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I've been told vaguely after seeing on a forum that the NEXUS Card is the greatest thing since sliced bread. My understanding is that it's a card for frequent travellers between the US and Canada.

However, why frequent travellers? Does it cost each time? And do you need to be a US/Canadian citizen to get one? Living in Vancouver this year I anticipate a few trips across the border, and smoother immigration is always preferable...

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2 Answers 2

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According to the NEXUS site, both Canadian and US citizens are eligible (and only US/Canada citizens). The program is only for the Canadian border (northern land crossings, US immigration checkpoints in Canadian airports and NEXUS kiosks at various marine entry points).

It costs $50 to get the card, you don't need to pay to use it. It replaces your passport for land and marine crossings between the US and Canada. Air travel between US and Canada still requires a Passport, although a Nexus card can expedite customs clearance in airports.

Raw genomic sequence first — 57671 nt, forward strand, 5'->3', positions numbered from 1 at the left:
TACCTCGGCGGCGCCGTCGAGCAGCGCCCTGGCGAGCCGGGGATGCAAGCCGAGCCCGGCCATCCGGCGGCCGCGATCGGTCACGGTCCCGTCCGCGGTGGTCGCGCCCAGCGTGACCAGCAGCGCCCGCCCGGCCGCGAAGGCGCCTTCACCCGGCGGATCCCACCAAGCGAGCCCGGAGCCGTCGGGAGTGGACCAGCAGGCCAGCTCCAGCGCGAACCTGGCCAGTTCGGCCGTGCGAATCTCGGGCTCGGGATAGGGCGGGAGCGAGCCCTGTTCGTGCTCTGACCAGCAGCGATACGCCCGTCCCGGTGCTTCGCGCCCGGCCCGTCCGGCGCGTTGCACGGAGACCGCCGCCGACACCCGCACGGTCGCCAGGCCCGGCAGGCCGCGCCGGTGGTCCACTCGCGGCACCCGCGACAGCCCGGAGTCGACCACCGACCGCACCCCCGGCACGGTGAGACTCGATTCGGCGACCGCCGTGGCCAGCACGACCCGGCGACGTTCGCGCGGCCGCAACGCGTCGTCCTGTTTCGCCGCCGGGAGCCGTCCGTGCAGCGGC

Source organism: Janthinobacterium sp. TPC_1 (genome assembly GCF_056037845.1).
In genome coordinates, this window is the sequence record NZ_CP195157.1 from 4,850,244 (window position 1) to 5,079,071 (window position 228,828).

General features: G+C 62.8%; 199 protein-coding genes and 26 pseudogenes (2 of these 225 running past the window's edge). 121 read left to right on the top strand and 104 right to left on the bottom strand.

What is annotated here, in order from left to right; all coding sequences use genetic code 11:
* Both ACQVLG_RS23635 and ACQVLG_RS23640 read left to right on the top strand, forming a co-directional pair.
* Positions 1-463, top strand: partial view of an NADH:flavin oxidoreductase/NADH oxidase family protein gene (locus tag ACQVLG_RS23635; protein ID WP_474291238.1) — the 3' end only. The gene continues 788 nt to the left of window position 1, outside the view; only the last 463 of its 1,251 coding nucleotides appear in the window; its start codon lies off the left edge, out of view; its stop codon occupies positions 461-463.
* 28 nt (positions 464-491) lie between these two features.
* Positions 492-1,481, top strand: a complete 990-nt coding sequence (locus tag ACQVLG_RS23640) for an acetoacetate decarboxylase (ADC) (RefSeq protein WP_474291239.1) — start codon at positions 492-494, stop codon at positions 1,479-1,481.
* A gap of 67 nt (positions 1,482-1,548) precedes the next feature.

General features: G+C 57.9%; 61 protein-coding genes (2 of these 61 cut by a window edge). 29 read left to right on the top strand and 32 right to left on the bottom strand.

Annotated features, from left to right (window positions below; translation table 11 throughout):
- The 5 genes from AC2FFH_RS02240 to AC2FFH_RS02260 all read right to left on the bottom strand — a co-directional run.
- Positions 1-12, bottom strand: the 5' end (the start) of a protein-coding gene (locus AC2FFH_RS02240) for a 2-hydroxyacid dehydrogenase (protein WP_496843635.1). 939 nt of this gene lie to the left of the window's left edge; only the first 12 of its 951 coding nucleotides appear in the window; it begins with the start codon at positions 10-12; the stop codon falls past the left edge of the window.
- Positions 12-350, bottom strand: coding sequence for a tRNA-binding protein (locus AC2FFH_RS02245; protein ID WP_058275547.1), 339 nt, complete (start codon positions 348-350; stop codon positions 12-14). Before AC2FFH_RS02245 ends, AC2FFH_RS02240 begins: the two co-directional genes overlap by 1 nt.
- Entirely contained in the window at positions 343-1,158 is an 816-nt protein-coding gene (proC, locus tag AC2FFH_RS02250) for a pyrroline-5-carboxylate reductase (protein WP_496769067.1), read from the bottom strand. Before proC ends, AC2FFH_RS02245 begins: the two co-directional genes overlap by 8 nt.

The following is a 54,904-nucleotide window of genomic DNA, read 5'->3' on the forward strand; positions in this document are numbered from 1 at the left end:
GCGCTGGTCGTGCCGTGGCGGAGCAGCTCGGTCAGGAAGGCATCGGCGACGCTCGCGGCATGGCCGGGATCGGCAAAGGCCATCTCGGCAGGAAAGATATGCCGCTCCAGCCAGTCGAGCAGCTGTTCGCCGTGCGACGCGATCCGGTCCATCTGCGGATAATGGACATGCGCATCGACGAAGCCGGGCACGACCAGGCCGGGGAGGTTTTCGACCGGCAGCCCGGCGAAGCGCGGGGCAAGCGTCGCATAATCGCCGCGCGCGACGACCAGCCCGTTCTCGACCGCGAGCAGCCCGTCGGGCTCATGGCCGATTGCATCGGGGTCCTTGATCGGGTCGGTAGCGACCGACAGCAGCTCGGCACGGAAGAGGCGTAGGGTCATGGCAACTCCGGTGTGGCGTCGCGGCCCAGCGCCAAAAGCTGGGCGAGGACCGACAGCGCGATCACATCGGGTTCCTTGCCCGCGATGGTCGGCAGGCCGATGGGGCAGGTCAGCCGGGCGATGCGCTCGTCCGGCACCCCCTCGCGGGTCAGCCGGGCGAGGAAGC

For US citizens and green card holders (and citizens of Mexico and Holland) there's also a Global Entry program, which is similar in nature. It appears that the programs are being connected/merged, but I'm not sure what's going on exactly.

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While you don't need to be a frequent traveler, you do need to have a motivation to go to the airport at least once while not traveling (to be interviewed and have your iris scan) and to spend $50. I think it justified itself the first time I used it. You skip the entire lineup for customs and immigration and instead spend a few moments at a kiosk. It's marvelous. Occasionally you are sent for random inspection, and if you're breaking any rules (and the Nexus rules are stricter than the regular border rules) you lose your card. Forever. Trust me, that motivates you to stick to the stricter rules.

You have to be both a citizen and a resident of the US or Canada. I was told to bring things like Hydro bills to prove I lived here. As well you have to tell someone why you tend to cross the border. There's a background check and some general investigating of you in advance, plus the interview. All well worth it.

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3  
Go to the airport IN A CITY THAT HAS AN INTERVIEW OFFICE. For many people that means a plane trip. –  Loren Pechtel May 4 '12 at 2:06
    
@LorenPechtel good point, I was being YYZ-centric again. Though it is a 90 minute drive there for me so it was nontrivial. –  Kate Gregory May 4 '12 at 11:26

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